Charlie Mahtesian has a piece in Politico Magazine that looks at how Donald Trump has shuffled the traditional battleground states in the Electoral College. The basic premise is that some states are no longer competitive, like now solidly red Ohio and solidly blue Virginia. These have been replaced by once noncompetitive states like Minnesota, Georgia, Texas, and Arizona.
There’s an argument that can be made that Bernie Sanders is in a good position to benefit from this in ways people don’t expect. In particular, while he has reputation for failing to attract minority support, the New York Times reports that he’s actually doing quite well with Latinos in the west and southwest.
Most surveys of California voters over all now have him in a virtual tie or with an outright lead — and his support among Hispanic voters is foundational to that. A survey conducted for The Los Angeles Times by the Institute of Governmental Studies at the University of California, Berkeley, found Mr. Sanders with 26 percent support among likely primary voters statewide, putting him ahead of Senator Elizabeth Warren of Massachusetts, the runner-up, with 20 percent. He had the support of 38 percent of Hispanic voters, including 41 percent of those living in households where Spanish was the dominant language.
In Texas, exit polls in 2016 found that Mr. Sanders, Vermont’s junior senator, had lost the Latino vote to Hillary Clinton by a two-to-one margin. He now enjoys a commanding lead among Hispanic primary voters there, according to a Texas Lyceum survey released this week. (In Texas’ Democratic primary, white voters are expected to make up a minority of the electorate, as they did in 2016.) The Lyceum poll showed Mr. Sanders with 36 percent of the Hispanic vote, compared with 24 percent for former Vice President Joseph R. Biden Jr. and just 10 percent for Ms. Warren.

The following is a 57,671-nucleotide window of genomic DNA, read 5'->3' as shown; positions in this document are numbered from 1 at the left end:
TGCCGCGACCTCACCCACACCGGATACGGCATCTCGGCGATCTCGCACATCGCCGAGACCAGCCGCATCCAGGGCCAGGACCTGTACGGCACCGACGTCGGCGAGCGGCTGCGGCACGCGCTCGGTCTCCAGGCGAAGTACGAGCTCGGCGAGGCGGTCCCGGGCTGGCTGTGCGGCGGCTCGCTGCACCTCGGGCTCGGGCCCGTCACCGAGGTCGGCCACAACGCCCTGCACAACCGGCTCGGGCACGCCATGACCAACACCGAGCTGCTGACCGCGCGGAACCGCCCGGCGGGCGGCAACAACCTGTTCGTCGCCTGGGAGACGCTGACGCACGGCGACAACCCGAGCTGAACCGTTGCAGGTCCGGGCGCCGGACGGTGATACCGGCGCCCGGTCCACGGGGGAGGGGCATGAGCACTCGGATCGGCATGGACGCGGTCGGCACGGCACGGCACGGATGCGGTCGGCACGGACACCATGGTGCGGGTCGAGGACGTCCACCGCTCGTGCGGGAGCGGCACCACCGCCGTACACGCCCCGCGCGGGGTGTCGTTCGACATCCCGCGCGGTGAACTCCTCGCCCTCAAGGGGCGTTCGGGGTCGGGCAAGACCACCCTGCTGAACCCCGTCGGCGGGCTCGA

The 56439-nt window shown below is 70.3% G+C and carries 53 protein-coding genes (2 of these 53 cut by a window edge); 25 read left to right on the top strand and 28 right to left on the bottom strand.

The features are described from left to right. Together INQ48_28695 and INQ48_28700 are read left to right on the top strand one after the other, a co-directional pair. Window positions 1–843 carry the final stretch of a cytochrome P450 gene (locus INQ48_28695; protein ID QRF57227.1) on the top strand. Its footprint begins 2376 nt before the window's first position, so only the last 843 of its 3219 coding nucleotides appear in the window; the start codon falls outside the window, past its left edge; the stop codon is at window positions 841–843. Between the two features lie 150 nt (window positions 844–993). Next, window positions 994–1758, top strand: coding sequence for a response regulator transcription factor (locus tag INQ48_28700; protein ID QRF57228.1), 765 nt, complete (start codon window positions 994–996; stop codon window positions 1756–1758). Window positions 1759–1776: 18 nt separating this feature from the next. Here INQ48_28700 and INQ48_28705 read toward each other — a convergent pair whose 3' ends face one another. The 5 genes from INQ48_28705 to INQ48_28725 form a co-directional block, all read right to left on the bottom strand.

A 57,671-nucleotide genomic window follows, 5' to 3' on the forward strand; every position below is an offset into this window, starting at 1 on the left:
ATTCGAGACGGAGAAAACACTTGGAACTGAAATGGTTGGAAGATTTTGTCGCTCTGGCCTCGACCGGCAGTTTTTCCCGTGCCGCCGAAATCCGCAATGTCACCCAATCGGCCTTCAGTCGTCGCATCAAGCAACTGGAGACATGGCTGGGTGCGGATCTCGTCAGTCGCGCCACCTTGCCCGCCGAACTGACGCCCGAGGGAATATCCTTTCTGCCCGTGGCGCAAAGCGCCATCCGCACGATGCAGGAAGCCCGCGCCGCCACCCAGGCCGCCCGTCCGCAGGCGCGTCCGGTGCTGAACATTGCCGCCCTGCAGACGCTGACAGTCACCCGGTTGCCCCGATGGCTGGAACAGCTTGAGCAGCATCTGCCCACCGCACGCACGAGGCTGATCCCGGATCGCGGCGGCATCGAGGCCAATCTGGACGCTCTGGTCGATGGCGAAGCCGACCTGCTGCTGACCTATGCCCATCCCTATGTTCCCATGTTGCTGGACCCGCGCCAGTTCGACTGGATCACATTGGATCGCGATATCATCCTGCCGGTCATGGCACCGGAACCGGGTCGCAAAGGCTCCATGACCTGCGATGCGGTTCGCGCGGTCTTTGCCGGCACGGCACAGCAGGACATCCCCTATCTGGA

It’s hard to see how Trump could win California under any scenario, but Texas has some potential to be competitive. It’s more clearly Arizona where Sanders’ strength with Latinos could give him an advantage over other Democratic candidates.
There’s a flip side to this, however. To illustrate my point, there’s the opinion of Texas state House speaker Dennis Bonnen who was caught on secret audio tape saying, “with all due respect to Trump, who I love by the way — he’s killing us in the urban-suburban districts.”
The urban-suburban coalition is the majority-maker for the Democrats in the U.S. House of Representatives, and it could soon be the majority-maker in the Texas House of Representatives. But these are the exact types of districts where Sanders is likely to run behind more traditional Democrats. It’s very difficult to see Sanders matching the suburban performance of Barack Obama or, especially, Hillary Clinton.
This sets up the possibility that the Democrats will run a presidential candidate in Sanders who is mismatched to their congressional majority. We can see how this will cause problems already by looking at the news out of New Jersey. Freshmen lawmakers there are not lining up behind Sanders. Rep. Mikie Sherrill just endorsed Michael Bloomberg, while Rep. Andy Kim opted for Pete Buttigieg. Freshman Rep. Tom Malinowski had previously endorsed Joe Biden. With Sanders at the head of the ticket, none of these representatives will feel safe, and the same can be said across the Delaware River in suburban Philadelphia, where the biggest employer in freshman congresswoman Chrissy Houlahan district is Vanguard. She most definitely does not want to share a ticket with Sanders.
To win in Pennsylvania, the Democrats will have to do better in districts like Houlahan’s than Hillary Clinton did in 2016. There’s virtually no chance Sanders can accomplish this.
This is why the party is not going to unite behind him. Even if he has a roadmap to victory, it will be an unconventional one. In Texas, he might ride strong Latino support and turnout to victory, but he’d end any hope the party has of winning a majority in the state House, because those urban-suburban districts would be out of reach.
However, Nate Silver’s model seems to be predicting that Sanders will go on a major run of victories now. It could be that it’s too late for him to be stopped.